I will paint the backside in camo (ASAT pattern). I also purchased two 4x8 panels (4mm each, thus raising my cost by $20), cut to 2x4 panels with the flutes 90 degrees from each other, and plan to align the flutes with each bonded sheet perpendicular to the other sheet (Gorilla Glue makes a poly glue that seems good to use with coroplast), thus making it even more rigid. If all goes well, I should have it ready in March and wl post the results and photos.

From: lawdy
21-May-11
I used this blind last season. It was a gift from my brother for helping him put a second story on his house. The very first time I used it I had a six pointer walk within 10 feet of me. He never knew I was there until I raised my longbow to shoot. I now ground hunt alot because there are not many deer around here and I have better luck moving around. This blind is ideal for hunting Wildlife Refuge land where the blind and tree restrictions make it difficult to hunt. Just don't face it into the sun and I use it in front of me with a softwood behind me or thick brush. It is hilarious to watch hares come up to it and see their reflections and go nuts.

From: JTucker
15-Jul-11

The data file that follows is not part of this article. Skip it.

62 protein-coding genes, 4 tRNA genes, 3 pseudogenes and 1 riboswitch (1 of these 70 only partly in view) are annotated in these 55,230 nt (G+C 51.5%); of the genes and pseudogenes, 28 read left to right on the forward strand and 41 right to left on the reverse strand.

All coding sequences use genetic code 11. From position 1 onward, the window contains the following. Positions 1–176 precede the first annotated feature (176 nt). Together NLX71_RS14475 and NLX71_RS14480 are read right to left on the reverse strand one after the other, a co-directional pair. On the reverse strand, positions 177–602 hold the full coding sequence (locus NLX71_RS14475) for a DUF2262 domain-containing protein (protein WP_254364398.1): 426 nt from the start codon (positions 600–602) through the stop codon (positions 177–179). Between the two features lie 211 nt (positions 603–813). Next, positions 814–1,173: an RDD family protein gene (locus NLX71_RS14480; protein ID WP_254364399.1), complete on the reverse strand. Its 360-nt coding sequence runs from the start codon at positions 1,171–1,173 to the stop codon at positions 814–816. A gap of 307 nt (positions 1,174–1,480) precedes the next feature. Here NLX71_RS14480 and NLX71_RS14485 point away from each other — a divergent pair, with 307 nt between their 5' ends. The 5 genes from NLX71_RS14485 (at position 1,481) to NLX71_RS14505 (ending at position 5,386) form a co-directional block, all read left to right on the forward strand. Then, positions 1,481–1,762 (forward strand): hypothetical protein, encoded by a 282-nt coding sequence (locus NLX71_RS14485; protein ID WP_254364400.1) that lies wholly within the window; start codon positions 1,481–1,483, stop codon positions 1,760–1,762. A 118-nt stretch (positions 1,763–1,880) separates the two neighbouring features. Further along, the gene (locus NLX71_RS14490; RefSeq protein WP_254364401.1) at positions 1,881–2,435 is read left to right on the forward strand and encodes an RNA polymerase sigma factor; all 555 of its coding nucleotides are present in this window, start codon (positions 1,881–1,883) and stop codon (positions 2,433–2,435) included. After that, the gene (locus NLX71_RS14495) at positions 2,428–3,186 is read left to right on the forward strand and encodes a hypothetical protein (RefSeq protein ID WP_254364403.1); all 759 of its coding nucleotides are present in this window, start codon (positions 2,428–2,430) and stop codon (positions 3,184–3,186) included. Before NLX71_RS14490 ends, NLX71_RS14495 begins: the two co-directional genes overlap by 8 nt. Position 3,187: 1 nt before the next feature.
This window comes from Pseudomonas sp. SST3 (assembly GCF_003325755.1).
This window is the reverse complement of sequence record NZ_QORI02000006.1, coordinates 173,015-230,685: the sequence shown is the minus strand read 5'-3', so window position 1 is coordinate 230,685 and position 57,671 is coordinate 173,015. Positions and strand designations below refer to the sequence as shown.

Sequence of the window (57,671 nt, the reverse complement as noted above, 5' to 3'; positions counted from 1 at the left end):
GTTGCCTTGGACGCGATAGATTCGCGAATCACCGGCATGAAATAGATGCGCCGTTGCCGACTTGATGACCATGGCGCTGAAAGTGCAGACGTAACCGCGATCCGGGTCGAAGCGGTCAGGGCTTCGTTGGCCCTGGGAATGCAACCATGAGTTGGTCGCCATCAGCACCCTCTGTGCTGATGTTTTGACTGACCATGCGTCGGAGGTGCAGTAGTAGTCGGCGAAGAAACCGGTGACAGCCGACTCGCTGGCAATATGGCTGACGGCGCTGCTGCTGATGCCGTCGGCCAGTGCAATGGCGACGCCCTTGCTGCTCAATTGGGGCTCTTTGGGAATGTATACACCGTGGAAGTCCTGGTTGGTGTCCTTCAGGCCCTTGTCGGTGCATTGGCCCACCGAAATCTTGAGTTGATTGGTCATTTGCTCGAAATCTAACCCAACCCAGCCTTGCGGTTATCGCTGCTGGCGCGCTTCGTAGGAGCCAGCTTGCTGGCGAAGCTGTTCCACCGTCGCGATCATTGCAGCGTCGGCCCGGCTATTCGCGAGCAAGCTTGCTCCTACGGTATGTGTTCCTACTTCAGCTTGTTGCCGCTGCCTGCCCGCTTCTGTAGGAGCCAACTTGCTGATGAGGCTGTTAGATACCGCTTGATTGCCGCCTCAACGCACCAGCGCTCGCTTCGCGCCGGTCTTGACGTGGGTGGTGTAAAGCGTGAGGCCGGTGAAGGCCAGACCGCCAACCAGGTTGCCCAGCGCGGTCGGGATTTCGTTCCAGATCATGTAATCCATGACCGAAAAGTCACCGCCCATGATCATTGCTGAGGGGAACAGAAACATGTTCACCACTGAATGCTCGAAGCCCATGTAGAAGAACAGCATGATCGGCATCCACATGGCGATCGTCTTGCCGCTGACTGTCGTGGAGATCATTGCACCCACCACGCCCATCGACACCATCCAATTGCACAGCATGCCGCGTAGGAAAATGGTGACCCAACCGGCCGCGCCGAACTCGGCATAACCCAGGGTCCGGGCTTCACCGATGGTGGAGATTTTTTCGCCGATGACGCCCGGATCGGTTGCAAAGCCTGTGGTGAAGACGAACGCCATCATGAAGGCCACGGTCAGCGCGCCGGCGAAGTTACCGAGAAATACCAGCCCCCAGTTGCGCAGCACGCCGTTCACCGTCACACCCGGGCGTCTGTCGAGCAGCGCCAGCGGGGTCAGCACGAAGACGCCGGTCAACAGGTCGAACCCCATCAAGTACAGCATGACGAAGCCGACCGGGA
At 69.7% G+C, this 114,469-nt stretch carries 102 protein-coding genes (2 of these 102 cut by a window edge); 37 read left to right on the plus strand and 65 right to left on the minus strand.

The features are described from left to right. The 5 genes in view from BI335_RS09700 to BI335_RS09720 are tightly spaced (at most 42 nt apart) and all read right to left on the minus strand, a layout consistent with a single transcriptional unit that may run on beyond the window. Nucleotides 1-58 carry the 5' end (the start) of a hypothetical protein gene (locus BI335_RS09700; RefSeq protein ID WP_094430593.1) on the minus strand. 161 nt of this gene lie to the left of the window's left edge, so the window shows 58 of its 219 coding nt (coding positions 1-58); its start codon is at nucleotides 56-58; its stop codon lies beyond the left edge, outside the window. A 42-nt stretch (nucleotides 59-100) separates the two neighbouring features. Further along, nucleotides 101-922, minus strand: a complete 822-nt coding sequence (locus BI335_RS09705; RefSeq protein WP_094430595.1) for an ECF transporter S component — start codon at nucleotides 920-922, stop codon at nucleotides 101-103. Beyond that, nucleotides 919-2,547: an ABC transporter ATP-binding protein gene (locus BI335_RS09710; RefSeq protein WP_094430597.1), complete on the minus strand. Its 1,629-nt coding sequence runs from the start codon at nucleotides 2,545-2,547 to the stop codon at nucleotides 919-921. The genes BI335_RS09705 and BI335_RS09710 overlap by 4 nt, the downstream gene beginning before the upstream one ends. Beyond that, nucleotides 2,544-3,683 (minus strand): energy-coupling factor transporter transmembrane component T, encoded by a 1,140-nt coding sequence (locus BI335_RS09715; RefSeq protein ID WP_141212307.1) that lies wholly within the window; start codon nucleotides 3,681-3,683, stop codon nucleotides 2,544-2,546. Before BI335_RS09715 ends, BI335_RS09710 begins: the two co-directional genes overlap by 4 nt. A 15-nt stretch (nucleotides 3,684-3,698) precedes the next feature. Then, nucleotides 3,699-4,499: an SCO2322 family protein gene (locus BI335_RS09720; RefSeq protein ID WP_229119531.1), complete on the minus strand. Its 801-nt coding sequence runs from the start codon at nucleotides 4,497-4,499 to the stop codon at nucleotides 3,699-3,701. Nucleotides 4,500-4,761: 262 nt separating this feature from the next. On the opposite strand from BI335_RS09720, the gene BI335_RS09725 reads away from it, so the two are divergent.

I have not seen many product reviews on the ghostblind so I figured I could share my experience with it. I am amazed how well the ghostblind works. I purchased a ghostblind predator late in the archery season last winter. Usually deer are hard to get close to with a bow after the gun season, because the deer are grouped up and on high alert. The first time I used my ghostblind I set up on the edge of a field looking down a main trail that I had always wanted to hunt, but wasn’t able to due to the lack of vegetation on the ground to conceal my double bull blind, or any trees large enough to hang a stand. The trail opened up into a winter wheat field that was surrounded by a pine thicket on three sides. Unfortunately the wind was almost always coming from the southwest so I would only be able to set up right at the trail head to avoid getting winded. The ghostblind allowed me to set up right at the corner of the trail on the edge of the field and watch the deer coming down the trail. A group of three doe walked within 5 yards of the blind and never even saw me. I played the wind just right and was able to sit still long enough for a nice 8 pt to walk in. He never even gave me a second look as he walked right past me at 10 yards. I was able to draw my bow back when he was parallel to me and focusing on the three doe already in the open field. I let out a grunt to get him to stop and let my arrow rip. I have never had a kill from such a short distance of the game. It is an entirely different experience being that close to an animal and getting off a shot. I didn’t even have to track this one because he never made it out of the field. I just thought I would share my story and let everyone know that the ghostblind worked for me. I was skeptical at first because I had not seen many reviews on the blind, but I had a location in mind that I felt it would work in. I can’t wait to use it next fall during the rut. The blind sells for 249 and they even have another shorter model for sitting on the ground for about 160. I would recommend this product to anyone looking for a lightweight mobile groundblind. Most of my buddies are already planning to order one before opening day.